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Iraqi Kubba’t Hallab


Hallab is the Arabic name for the Syrian city Aleppo, and traditionally this city makes the absolute best kubba. This Iraqi kubba, being the mother of all kubba, well known throughout Iraq, was named in homage to the masters of Aleppo.

Kubba is a type of dish usually made of a bulgur or potato dough, or in this case long-grain white rice dough, that is stuffed with a ground meat mixture, often hand-shaped like an egg, sometimes flattened like a croquette, then either boiled or baked or deep fried. Some people shape them into balls, but the far superior kubba maker will shape them like eggs. The

shape changes the texture and ratio of each bite.

You can also bake your kubba into a casserole and call it a tabsi or kubba bil firin (literally “kubba in the oven”), layering the same ingredients the way you would a shepard’s pie , with the grain or potato dough forming the top and bottom layers, and the ground meat in the middle. This is also very, very good.

This is my mother’s recipe, altered to her liking of course; mixing flavors from both Baghdadi and Turkmani style Kubba’t Hallab. Traditionally Kubba’t Hallab has saffron or turmeric in the rice dough and raisins in the stuffing, but not my mother’s recipe. The ground meat mixture here is a simple queema, with finely chopped onion and parsley. And the kubba is

fried longer than traditional recipes call for, making it crispier, so that it turns golden without added spices. In my family, we don’t want to hide the natural flavors with too many spices; we want to emphasize good quality ingredients.

Enjoy this dish wish mezze or as a snack. And if you’re like me, with some thick, creamy labneh, za’atar, and olive oil!

Mama’s Kubba’t Hallab

Makes about 25-30



2 cups long-grain white rice (don’t listen to anyone else, use only this rice!) 2 lbs ground meat (beef or lamb, Mama says only 1x ground!)
1 bunch parsley
1 large onion

1 egg salt/pepper oil for frying



Rice Dough for the Shell:

1. Soak rice in cold water for an hour.
2. Wash the rice with your hands, like laundry, to get the starch out of it.
3. Then rinse it to clean.
4. Put in a pot on the stove. Cover it with water, about 3⁄4 inch. Add salt. Medium/high heat. You don’t want a rapid boil. You want to cook it slow and absorb the water. Don’t shake the rice. No oil. It’s not like cooking regular rice.
5. When it starts simmering, takes about 10 min, put it on medium heat for about 15-20 min or until it looks absorbed.
6. Don’t shake the rice ever, don’t mix it, it needs to stay leveled. But you need to dig little holes for the remaining water at the bottom to steam up. My mom uses the handle end of her wooden spoon to carefully make about 5 holes at the bottom. Wait another 15 minutes on low after making holes. So it’ll be very soft.
7. Once done, turn off, leave covered, let cool. All the steps of the rice are covered! This way it’s a little warm when you need to handle it.
8. Notes: If it’s too hot to handle wear rubber gloves. Machine mixers make it too mushy, so you have to use your hands to knead it into a rice dough.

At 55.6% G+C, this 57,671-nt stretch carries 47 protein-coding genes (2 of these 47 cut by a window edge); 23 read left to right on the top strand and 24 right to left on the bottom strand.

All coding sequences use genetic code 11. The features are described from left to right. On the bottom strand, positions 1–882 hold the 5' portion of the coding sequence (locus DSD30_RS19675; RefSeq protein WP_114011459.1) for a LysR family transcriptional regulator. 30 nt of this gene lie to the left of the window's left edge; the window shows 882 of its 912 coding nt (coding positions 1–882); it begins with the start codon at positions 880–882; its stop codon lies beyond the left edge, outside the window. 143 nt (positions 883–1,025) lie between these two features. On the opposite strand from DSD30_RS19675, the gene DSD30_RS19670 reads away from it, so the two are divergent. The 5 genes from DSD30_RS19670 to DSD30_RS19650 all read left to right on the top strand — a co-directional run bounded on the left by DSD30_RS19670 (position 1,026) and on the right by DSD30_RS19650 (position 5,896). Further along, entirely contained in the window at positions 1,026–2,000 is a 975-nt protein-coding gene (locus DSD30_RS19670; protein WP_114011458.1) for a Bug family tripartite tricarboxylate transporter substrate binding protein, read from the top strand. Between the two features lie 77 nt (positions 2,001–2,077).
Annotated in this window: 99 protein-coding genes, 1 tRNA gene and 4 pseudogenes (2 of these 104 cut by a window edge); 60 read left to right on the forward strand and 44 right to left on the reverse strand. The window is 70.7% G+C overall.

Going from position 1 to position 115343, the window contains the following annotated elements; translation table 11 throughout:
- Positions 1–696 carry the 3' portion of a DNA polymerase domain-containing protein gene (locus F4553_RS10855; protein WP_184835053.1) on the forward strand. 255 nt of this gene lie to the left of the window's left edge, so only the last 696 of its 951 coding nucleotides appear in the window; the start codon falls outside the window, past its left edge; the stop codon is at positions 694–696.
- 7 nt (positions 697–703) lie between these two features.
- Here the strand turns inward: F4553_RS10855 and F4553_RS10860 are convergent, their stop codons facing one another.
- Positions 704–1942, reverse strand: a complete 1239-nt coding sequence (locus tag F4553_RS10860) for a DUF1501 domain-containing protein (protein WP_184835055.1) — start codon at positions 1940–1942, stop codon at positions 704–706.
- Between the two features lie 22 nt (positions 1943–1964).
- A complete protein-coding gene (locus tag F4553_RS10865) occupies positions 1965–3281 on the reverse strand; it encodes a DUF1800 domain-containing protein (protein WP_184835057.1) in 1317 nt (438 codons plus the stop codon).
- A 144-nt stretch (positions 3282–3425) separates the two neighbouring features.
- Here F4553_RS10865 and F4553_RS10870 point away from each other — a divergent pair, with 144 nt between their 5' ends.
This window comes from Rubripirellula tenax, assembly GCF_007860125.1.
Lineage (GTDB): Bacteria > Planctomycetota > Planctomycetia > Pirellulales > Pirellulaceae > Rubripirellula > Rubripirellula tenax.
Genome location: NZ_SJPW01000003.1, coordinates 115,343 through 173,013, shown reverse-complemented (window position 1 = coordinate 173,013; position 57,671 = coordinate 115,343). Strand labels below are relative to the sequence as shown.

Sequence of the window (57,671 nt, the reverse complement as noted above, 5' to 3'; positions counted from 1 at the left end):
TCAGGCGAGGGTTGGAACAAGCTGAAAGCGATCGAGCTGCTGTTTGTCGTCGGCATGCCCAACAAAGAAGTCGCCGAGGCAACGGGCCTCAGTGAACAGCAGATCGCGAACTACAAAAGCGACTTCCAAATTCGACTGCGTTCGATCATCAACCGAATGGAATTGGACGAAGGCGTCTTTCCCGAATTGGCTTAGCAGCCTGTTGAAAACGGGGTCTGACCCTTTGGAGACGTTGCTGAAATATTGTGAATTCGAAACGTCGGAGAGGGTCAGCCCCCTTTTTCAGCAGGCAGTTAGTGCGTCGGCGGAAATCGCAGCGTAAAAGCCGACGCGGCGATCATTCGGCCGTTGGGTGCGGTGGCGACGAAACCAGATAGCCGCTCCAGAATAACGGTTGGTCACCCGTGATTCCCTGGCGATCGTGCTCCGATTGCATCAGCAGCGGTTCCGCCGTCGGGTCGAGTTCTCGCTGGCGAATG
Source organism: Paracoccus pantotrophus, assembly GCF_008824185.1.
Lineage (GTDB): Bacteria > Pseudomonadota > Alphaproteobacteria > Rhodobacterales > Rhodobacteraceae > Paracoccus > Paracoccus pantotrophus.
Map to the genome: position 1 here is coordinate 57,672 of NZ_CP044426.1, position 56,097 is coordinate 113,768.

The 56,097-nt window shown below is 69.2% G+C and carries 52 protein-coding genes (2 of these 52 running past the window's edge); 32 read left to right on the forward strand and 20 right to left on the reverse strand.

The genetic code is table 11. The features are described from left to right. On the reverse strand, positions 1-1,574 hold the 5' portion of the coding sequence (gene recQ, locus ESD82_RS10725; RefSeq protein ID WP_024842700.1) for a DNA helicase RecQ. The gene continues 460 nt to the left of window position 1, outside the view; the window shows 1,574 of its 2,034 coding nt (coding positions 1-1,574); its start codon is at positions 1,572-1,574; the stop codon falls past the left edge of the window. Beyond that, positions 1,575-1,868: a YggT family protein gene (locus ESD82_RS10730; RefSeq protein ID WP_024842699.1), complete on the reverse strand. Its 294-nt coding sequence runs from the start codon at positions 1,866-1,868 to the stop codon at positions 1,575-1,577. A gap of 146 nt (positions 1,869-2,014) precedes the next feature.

9. When it cools off enough, crack one egg in it. Egg whites alone are fine, but mama uses the whole egg.
10. Knead it in with your hands. Dip your hands in water to handle the dough. That’s it, just knead the dough. Done. Set aside.

Qeema for the Stuffing:

1. Start with sautéing the finely diced onion on high head/
2.Then add the meat, salt/pepper, and let it cook about 5 minutes
3.Chop the parsley, lower the heat to medium, then add the parsley. 4.Sautee until the liquid of the meat is absorbed. This doesn’t take very long. Qeema takes only about 20-30 min of cooking on medium. If there is excess fat, just tip the pan, move the qeema aside, and pat dry with a napkin. But that’s up to you. Don’t let it burn, so fold it a bit until it feels cooked. The clear liquid comes out of the meat first then absorbs it, and browns the meat.

The Process:

Assembly line of the following:
(1.) bowl of rice dough, (2.) pot of qeema, (3.) bowl of water (for hands).

1. Dip your hands in some water, take some dough, work it with your hands, make a ball about the size of a small egg. You got this.
2. Make a hole with your index finger to make a well, while working the dough. Then flatten out the sides of the well. See picture. Try to imagine you’re making an espresso cup size.

3. Add about a Tablespoon or less of qeema with one hand, then close the ball with the other hand.
4. Then cup the ball with your hands to make it into an egg shape. Keep using slightly wet hands. Make as many as you want before you start frying. Mama usually makes about 5 at a time, because we, her children, always need to eat them right away.

5. Deep fry. When you fry them they need to be covered in oil. See image below. Fry as many as you want at a time, without crowding the pot. Fry until golden.
6. Let them dry on a cooling rack.

Bil ‘Afya! | Bon Appetit! Find more Iraqi recipes at
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